Now a real process is going to be a hybrid of these, but it’s been my observation that any real process will lean more toward one of those models than the others, and that’ll give us some hints about what kind of metrics will fit that situation. The third thing probably has the least impact on is whether you’re doing discrete projects or continuous delivery. What some people call a continuous beta, or some people just don’t have projects. You have teams organized around product lines or value streams, and they continually support them, call it a stream. Between those two there are some differences in what you can measure. Well I look at those three factors, and based on that you can come up with a pretty good starter set of things to measure, and then you can adapt as you go from there.
Metrics for Agile Teams
Let’s take a couple of example scenarios. If we have an agile team working in short sprints who are struggling to ship a new product, what kind of metrics should they consider to identify areas for improvement?
If they’re using Scrum basically correctly, they could probably depend on the canonical metrics that go with that, like velocity and your burn chart. You might look for hangover, incomplete work at the end of the sprint. You might look for a lot of variation in story size, when you finish a story in one day and the next story takes eight days. When it comes to metrics as such they could use, as I said, velocity and so on, and you can always use lean-based metrics because they’re not really dependent on the process model. What they might consider is looking at cycle times. They could look at the mean cycle times as well as the variation in cycle times and get some hints about where to go for root—cause analysis. Metrics don’t tell you what’s wrong, but they can raise a flag.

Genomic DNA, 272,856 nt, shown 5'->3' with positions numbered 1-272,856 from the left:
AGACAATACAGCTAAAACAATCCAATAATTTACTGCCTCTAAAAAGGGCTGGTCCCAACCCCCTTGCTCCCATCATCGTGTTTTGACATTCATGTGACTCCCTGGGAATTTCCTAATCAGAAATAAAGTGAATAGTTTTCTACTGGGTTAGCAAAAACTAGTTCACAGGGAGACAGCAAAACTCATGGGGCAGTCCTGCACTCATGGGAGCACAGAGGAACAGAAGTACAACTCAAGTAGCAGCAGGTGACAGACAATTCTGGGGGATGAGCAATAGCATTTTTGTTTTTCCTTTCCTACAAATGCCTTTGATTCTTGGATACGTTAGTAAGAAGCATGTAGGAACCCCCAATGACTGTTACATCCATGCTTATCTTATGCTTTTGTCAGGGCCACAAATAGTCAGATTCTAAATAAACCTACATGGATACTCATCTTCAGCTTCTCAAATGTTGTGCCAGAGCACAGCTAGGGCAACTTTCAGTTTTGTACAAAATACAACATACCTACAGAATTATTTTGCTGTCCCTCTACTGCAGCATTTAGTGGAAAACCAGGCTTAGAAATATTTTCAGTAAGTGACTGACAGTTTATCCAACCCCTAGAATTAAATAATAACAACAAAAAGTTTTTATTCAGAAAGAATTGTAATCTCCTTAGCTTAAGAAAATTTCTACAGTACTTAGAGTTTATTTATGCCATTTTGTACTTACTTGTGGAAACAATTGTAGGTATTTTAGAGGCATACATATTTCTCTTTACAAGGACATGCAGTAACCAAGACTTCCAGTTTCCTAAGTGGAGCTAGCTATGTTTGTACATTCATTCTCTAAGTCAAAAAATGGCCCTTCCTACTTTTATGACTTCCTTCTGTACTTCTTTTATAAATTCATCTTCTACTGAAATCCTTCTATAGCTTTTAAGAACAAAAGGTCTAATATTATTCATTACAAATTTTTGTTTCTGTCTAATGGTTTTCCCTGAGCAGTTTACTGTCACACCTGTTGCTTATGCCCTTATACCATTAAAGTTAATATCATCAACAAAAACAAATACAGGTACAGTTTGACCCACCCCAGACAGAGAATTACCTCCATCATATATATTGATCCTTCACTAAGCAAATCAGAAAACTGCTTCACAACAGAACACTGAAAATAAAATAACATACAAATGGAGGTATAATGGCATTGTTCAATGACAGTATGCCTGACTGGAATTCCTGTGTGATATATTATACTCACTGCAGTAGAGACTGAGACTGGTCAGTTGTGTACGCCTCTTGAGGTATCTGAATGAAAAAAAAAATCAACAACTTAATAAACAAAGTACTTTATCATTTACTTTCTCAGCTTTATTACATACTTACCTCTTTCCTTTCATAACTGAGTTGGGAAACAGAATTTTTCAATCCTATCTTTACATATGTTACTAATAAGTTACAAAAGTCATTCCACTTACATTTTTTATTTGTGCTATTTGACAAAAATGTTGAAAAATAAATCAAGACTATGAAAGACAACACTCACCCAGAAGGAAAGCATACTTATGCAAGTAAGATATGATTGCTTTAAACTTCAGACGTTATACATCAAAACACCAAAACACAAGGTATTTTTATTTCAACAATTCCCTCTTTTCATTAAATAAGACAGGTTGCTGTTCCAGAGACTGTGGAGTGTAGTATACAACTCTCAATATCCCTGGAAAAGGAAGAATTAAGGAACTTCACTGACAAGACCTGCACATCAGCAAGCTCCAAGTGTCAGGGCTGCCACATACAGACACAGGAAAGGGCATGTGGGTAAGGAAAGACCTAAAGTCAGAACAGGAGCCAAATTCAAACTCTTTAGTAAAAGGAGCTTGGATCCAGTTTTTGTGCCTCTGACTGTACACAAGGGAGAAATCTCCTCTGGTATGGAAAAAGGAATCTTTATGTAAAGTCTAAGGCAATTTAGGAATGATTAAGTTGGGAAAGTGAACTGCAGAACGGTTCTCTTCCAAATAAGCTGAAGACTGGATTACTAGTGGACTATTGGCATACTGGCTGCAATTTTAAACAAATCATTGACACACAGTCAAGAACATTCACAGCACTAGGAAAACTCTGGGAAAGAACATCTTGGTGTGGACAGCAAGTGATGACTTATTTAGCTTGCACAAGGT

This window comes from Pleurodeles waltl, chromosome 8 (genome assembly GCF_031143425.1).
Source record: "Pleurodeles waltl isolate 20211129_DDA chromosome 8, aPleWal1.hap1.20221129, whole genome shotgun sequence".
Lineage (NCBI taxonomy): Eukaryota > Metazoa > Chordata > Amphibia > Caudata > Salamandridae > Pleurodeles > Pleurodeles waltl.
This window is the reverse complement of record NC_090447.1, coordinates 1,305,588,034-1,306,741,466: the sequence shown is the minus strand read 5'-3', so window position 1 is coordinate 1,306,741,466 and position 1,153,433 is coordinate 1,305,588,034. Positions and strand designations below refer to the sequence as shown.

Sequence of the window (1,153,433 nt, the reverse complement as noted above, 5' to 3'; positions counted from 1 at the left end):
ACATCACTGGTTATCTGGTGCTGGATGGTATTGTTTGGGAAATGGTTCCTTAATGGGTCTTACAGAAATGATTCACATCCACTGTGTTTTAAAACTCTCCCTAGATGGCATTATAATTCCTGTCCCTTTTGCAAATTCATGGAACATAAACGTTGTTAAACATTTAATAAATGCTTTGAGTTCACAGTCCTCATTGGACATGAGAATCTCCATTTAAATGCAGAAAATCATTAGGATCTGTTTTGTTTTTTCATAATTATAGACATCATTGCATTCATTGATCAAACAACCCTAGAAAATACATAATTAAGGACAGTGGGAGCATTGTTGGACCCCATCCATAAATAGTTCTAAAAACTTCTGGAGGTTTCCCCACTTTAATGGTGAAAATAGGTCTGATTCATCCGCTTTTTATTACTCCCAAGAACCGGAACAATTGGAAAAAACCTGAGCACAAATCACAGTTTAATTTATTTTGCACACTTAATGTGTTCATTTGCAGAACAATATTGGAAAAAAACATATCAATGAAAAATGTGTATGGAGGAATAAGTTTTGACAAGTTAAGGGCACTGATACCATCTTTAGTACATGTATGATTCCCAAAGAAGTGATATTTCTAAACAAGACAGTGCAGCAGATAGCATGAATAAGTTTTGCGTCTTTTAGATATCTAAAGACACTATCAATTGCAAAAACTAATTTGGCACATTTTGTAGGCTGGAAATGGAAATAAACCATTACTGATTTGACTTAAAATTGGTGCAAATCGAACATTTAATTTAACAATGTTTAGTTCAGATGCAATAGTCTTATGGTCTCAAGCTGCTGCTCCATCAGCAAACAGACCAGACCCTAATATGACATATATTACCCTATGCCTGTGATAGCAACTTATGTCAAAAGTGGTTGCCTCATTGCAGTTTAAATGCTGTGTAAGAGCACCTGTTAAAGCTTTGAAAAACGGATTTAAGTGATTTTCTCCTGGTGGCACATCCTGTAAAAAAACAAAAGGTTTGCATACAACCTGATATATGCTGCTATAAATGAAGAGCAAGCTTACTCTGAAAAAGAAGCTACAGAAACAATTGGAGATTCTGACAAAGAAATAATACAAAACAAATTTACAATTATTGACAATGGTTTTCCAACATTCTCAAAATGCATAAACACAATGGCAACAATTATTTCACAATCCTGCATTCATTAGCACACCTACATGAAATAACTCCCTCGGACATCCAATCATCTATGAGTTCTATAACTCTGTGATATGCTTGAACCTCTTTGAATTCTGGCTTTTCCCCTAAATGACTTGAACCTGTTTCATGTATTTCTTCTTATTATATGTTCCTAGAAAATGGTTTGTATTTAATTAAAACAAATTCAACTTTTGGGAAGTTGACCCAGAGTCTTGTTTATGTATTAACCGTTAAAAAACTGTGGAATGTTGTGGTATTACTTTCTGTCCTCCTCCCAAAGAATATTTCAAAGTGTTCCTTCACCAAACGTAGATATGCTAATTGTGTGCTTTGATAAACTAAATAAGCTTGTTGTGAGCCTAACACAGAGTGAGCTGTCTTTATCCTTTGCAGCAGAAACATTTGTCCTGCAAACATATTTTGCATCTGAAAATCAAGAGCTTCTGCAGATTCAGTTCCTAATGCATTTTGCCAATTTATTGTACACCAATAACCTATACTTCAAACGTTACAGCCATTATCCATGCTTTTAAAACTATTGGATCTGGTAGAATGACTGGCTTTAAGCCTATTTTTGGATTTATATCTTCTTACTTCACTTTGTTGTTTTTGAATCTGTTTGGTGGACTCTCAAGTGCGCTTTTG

Metrics for Hybrid Waterfall-Agile Teams
What about a hybrid waterfall agile team working on a long term project, wanting to know what it’s possible to deliver by a certain date?
To know what’s possible to deliver you can use the usual things like a burn chart, burn up or burn down as you prefer, to see according to their demonstrated delivery, their velocity, I’ll call it that, how much scope they can deliver by a given date. Conversely you could see by what date approximately they could deliver a given amount of scope. It depends on what’s flexible. In this kind of a project, usually neither is flexible, but at least you can get an early warning of delivery risk. If it looks like the trend line is way out of bounds with the plan, well now you’ve got a problem.
One thing that might surprise some people is the idea that agile methods can be used with traditional development. We need to decouple the word “agile” from “adaptive,” because quite often it is used in a traditional context.
Optimizing Kanban Processes
What are some metrics relevant to those working in a bug queue? Say they’re wanting to optimize their working practices to stay on top of incoming bugs.